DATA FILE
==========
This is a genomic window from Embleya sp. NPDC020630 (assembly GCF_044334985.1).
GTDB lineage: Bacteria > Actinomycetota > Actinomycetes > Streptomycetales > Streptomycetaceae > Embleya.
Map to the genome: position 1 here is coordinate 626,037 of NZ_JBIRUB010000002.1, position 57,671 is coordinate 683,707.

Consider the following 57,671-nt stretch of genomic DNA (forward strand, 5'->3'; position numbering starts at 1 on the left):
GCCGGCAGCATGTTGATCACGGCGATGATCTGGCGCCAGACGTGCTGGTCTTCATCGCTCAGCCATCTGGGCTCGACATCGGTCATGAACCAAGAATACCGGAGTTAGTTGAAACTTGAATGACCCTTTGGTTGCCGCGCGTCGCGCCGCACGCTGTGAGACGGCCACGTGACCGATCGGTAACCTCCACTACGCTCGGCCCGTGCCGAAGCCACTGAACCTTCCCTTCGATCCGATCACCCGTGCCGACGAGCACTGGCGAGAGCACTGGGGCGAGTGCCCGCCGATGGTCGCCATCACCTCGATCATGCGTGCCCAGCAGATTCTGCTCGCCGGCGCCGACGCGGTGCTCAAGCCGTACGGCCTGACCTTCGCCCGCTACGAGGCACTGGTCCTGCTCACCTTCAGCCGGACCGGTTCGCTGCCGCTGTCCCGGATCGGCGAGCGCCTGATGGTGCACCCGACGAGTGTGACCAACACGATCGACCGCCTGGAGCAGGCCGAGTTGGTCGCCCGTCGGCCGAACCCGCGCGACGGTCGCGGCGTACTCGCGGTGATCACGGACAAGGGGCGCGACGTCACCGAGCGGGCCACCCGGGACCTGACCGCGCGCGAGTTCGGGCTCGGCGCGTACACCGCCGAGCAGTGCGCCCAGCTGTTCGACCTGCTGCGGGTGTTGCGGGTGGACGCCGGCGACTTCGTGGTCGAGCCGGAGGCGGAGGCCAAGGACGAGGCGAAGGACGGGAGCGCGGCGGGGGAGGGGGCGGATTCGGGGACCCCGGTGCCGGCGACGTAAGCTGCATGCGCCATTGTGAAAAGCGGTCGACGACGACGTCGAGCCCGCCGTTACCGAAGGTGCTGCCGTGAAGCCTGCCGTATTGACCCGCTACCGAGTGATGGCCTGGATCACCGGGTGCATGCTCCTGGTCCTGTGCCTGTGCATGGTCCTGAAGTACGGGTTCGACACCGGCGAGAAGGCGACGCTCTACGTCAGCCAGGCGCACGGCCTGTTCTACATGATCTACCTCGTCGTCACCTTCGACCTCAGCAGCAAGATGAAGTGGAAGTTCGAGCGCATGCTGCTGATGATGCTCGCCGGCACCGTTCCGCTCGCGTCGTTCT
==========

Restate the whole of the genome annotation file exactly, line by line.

This is a genomic window from Embleya sp. NPDC020630 (assembly GCF_044334985.1).
GTDB lineage: Bacteria > Actinomycetota > Actinomycetes > Streptomycetales > Streptomycetaceae > Embleya.
Map to the genome: position 1 here is coordinate 626,037 of NZ_JBIRUB010000002.1, position 57,671 is coordinate 683,707.

Consider the following 57,671-nt stretch of genomic DNA (forward strand, 5'->3'; position numbering starts at 1 on the left):
GCCGGCAGCATGTTGATCACGGCGATGATCTGGCGCCAGACGTGCTGGTCTTCATCGCTCAGCCATCTGGGCTCGACATCGGTCATGAACCAAGAATACCGGAGTTAGTTGAAACTTGAATGACCCTTTGGTTGCCGCGCGTCGCGCCGCACGCTGTGAGACGGCCACGTGACCGATCGGTAACCTCCACTACGCTCGGCCCGTGCCGAAGCCACTGAACCTTCCCTTCGATCCGATCACCCGTGCCGACGAGCACTGGCGAGAGCACTGGGGCGAGTGCCCGCCGATGGTCGCCATCACCTCGATCATGCGTGCCCAGCAGATTCTGCTCGCCGGCGCCGACGCGGTGCTCAAGCCGTACGGCCTGACCTTCGCCCGCTACGAGGCACTGGTCCTGCTCACCTTCAGCCGGACCGGTTCGCTGCCGCTGTCCCGGATCGGCGAGCGCCTGATGGTGCACCCGACGAGTGTGACCAACACGATCGACCGCCTGGAGCAGGCCGAGTTGGTCGCCCGTCGGCCGAACCCGCGCGACGGTCGCGGCGTACTCGCGGTGATCACGGACAAGGGGCGCGACGTCACCGAGCGGGCCACCCGGGACCTGACCGCGCGCGAGTTCGGGCTCGGCGCGTACACCGCCGAGCAGTGCGCCCAGCTGTTCGACCTGCTGCGGGTGTTGCGGGTGGACGCCGGCGACTTCGTGGTCGAGCCGGAGGCGGAGGCCAAGGACGAGGCGAAGGACGGGAGCGCGGCGGGGGAGGGGGCGGATTCGGGGACCCCGGTGCCGGCGACGTAAGCTGCATGCGCCATTGTGAAAAGCGGTCGACGACGACGTCGAGCCCGCCGTTACCGAAGGTGCTGCCGTGAAGCCTGCCGTATTGACCCGCTACCGAGTGATGGCCTGGATCACCGGGTGCATGCTCCTGGTCCTGTGCCTGTGCATGGTCCTGAAGTACGGGTTCGACACCGGCGAGAAGGCGACGCTCTACGTCAGCCAGGCGCACGGCCTGTTCTACATGATCTACCTCGTCGTCACCTTCGACCTCAGCAGCAAGATGAAGTGGAAGTTCGAGCGCATGCTGCTGATGATGCTCGCCGGCACCGTTCCGCTCGCGTCGTTCT